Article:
Today is the last and final day of QCon London, and the day in which I am hosting the modern native langauges track. As a result, this post will be necessariliy biased :)
We kicked off the day with Sylvan Clebsch talking about Using Pony for FinTech. Pony is a fascinating language that builds upon LLVM and uses a sound type system to achieve millions of messages and actors in a single process. Each actor has its own queue of messages but also its own heap; so when garbage collection runs, it only works with an individual actor’s heap, allowing the remainder of the actors to keep processing. As a result, there’s no stop-the-world garbage collection pauses that are seen in other garbage collected runtimes (like Go and Java). In addition, the code is written with no blocking; everything is asynchronous. This means there’s no delay when work is required and that the entire system is event driven. (In fact, when there are no more messages, there are no more work, and the system shuts down.) The message queues are unbounded (to avoid blocking) but of course the system may run out of resources if that happens; there is a form of backpressure that’s applied to throttle the rate of the sending actors if that happens. Pony looks like a great language and is relatively unknown, so I’m really pleased this was the first talk of the day. I see great things for Pony in the future. The main language site is http://ponylang.org if you want to find out more.
The second talk was <a href=”https://twitter.com/pnkfelix”</a> talking about Rust, Systems Programming for Everyone. Given that Rust uses extensively checked static compilation to verify that objects are not shared or mutated other than expected, and that the lifetimes of objects are tied to lifetimes in the code, this was a great overview (for me) to the subtelties in the way that the Rust applications work. I should really look into Rust more. The main language site is https://www.rust-lang.org if you want to know more.
The third talk was Peter Bourgon talking about Go programming, six years on. This was a really useful overview of the kind of design patterns and top tips that are listed in his presentation, which should be available shortly.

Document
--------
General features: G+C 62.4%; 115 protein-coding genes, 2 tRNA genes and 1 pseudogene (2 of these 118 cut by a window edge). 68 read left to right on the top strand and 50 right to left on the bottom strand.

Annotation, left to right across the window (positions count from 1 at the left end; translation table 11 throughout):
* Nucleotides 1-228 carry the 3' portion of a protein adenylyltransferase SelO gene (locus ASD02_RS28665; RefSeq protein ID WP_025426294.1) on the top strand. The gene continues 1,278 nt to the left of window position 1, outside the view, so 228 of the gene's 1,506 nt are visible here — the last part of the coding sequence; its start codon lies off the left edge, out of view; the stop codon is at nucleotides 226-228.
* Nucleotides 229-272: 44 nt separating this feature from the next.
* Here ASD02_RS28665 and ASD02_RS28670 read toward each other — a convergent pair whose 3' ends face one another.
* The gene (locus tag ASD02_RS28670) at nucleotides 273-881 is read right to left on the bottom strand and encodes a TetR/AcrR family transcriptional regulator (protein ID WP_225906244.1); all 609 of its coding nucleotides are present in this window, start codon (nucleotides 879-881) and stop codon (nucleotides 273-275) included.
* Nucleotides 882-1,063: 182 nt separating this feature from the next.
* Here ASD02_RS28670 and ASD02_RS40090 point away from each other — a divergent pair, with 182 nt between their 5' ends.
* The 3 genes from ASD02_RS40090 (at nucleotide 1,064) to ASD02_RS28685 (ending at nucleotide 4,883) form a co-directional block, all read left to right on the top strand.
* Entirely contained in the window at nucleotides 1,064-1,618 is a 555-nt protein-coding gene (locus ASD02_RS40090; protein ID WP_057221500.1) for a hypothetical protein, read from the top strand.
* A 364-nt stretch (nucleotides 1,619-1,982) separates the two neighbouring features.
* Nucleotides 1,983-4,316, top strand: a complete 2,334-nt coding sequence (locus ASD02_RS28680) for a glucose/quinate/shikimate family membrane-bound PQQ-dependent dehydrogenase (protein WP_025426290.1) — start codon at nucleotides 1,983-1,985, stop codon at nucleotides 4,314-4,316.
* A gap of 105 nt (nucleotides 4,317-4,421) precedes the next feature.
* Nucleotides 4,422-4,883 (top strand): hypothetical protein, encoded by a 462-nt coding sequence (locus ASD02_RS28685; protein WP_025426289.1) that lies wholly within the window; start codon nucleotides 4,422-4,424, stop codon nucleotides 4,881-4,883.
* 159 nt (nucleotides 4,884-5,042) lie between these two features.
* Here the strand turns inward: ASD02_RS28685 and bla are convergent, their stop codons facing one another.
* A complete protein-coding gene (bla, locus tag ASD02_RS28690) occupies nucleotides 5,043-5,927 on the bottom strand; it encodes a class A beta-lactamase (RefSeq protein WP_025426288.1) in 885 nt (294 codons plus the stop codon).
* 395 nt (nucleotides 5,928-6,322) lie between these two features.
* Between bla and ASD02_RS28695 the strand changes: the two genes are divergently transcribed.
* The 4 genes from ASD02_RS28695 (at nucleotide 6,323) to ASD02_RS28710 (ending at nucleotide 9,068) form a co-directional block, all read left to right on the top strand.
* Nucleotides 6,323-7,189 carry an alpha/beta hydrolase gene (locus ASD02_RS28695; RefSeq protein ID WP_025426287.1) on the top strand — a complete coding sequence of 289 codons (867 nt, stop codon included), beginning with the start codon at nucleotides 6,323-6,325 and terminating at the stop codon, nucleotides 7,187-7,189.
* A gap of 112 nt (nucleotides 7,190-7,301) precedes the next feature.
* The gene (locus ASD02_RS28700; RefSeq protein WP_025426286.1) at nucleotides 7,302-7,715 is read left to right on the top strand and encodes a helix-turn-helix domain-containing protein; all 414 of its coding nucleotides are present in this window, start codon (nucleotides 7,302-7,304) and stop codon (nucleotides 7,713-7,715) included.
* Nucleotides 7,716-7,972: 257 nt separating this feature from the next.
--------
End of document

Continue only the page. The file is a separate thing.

The fourth talk was mine, on Open Source Swift under the hood. I’ll make the presentation available in the near future on SpeakerDeck, but my talk looked at how Swift compiles down through SIL into assembly, and what that means for performance - such as the signature changing when moving from a throws to a non-throws method (or vice versa) and the fact that default arguments are their own function calls.
The fifth and final talk was from two IBMers, Patrick Bohrer and <a href=”https://twitter.com/chris__bailey</a>Chris Bailey</a>, on the case for bringing Swift to the server. IBM have invested a lot into Swift, on the mobile side for the applications in which they are partnering with Apple, but also on the server side on Linux. Chris does a lot of work with open-source projects, such as Node.JS and Java already, and he and the team are working on porting
libdispatch (also known as Grand Central Dispatch) to Linux, so that there can be portable multithreaded code running on OSX, iOS and Linux platforms. Patrick introduced IBM’s <a href=”https://swiftpkgs.ng.bluemix.net>Swift Package Catalogue</a>, aiming to be the npm catalogue for the Swift world. He also demonstrated the Swift language sandbox on Linux, where each time an application is run the code is packaged up and deployed as a docker container before compiling, running, and showing the results. He also quickly demonstrated Open Whisk which allows Lambda-style computation (writtin in languages including Swift) to quickly deploy and upload snippets to the cloud. There’s a lot more information about IBM’s involvement with Swift at their Swift site.
That wraps it up for another QCon London – if you have access to the videos and slides, they will be available from the schedule page; otherwise, they’ll turn up over the coming months at the QCon London 2016 page on InfoQ.